How did I get to machine learning? A couple of months ago, I started to listen to the Machine Learning Guide podcast. I found out about it by chance and highly recommend it to get you an introduction for machine learning. Tyler Renelle is doing an amazing job to get you excited about the topic. I almost feel like I am following him on the same path to learn about machine learning now. Even though I didn’t actively plan about learning ML, it was interesting to hear about all those foreign concepts. There it was again; this excitement when everything is unexplored. I felt like a whole new world opened up in front of me. It was the same feeling when I finally got the foot into web development.
As I read about a couple of machine learning articles, the course on Machine Learning by Andrew Ng was the by far most recommended to get started in machine learning. I have never taken an online course from start to end before, even though I actively give these online courses myself, but I decided to give it a shot this time. Fortunately, the course had started one week ago. So I enrolled in it and by now finished it. It’s a blast and I recommend everyone who wants to get into ML to take it. Even though it’s a big commitment in the first place to enroll in the course for 12 weeks. But more about it later.
- Math / Data Analysis: Matlab, Octave, Julia, R
- Data Mining: Scala, Java (e.g. Hadoop, Spark, Deeplearning4j)
- Performance: C/C++ (e.g. GPU accelerated)
Next, you can see why Python makes so much sense in machine learning. It has a suitable set of libraries for the different tasks assigned to the programming languages from above and even more good fitting solutions:
- Math: numpy
- Data Analysis: Pandas
- Data Mining: PySpark
- Server: Flask, Django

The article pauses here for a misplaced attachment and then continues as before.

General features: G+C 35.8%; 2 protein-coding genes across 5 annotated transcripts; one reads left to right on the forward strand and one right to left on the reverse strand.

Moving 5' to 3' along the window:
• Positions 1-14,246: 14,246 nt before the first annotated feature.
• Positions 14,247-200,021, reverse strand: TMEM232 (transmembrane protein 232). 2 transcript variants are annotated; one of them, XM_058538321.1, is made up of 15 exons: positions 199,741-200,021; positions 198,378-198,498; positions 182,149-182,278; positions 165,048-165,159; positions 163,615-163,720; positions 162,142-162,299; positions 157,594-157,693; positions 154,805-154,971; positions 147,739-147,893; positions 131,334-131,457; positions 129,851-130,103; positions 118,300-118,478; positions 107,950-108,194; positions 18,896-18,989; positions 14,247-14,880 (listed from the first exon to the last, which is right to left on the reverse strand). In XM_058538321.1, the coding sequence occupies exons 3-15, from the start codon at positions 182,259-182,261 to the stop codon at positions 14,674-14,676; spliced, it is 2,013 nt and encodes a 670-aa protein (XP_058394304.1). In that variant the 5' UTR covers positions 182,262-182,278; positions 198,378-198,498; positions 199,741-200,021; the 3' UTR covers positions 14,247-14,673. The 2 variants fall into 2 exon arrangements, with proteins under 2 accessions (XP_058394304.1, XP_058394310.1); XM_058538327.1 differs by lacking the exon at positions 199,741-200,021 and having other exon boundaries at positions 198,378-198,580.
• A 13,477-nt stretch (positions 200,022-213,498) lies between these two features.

- TensorFlow (because it is written with a Python API over a C/C++ engine)
- Keras (sits on top of TensorFlow)
- Math: math.js
- Data Analysis: d3.js
- Server: node.js (express, koa, hapi)
- deeplearn.js (e.g. GPU accelerated via WebGL API in the browser)
deeplearn.js: The library by Google is GPU accelerated via WebGL API and used for predictions by using pre-trained models in inference mode in the browser but also for the training mode itself. It mirrors the API of the popular TensorFlow library.
TensorFire and Keras.js: Yet another pair of two GPU accelerated libraries which are used for pre-trained models in inference mode. They allow you to write your models in Keras or TensorFlow with Python. Afterward you can deploy them to the web by using TensorFire or Keras.js.
Only 2017 brought up those exciting and promising libraries. So I am curious what 2018 will offer us.
Machine Learning as an Opportunity for Web Developer
I made my own motivation clear in the beginning of this article. However, that’s not all to the story. There are plenty of reasons and opportunities to dive into machine learning as a web developer.
Last but not least, there is great effort involved on the side of ML open source contributors (e.g. deeplearn.js, TensorFire, Keras.js) to enable machine learning in the browser. However, most often the documentation is suited for machine learners entering the browser domain and not the other way around as I described it in this article. Thus these solutions come with a lot of fundamental machine learning knowledge which isn’t taught along the way. In return, it makes it difficult for web developers to enter the machine learning domain. Thus there is a great opportunity to pave the way for web developers into the domain of machine learning by making those fundamental topics and ported libraries accessible in an educational way. That’s the point where I try to tie in my knowledge in teaching about those things. In the future, I want to give you the guidance if you are keen to enter the field of machine learning as web developer. Read more about this in the final paragraphs of this article.
Introduction to Machine Learning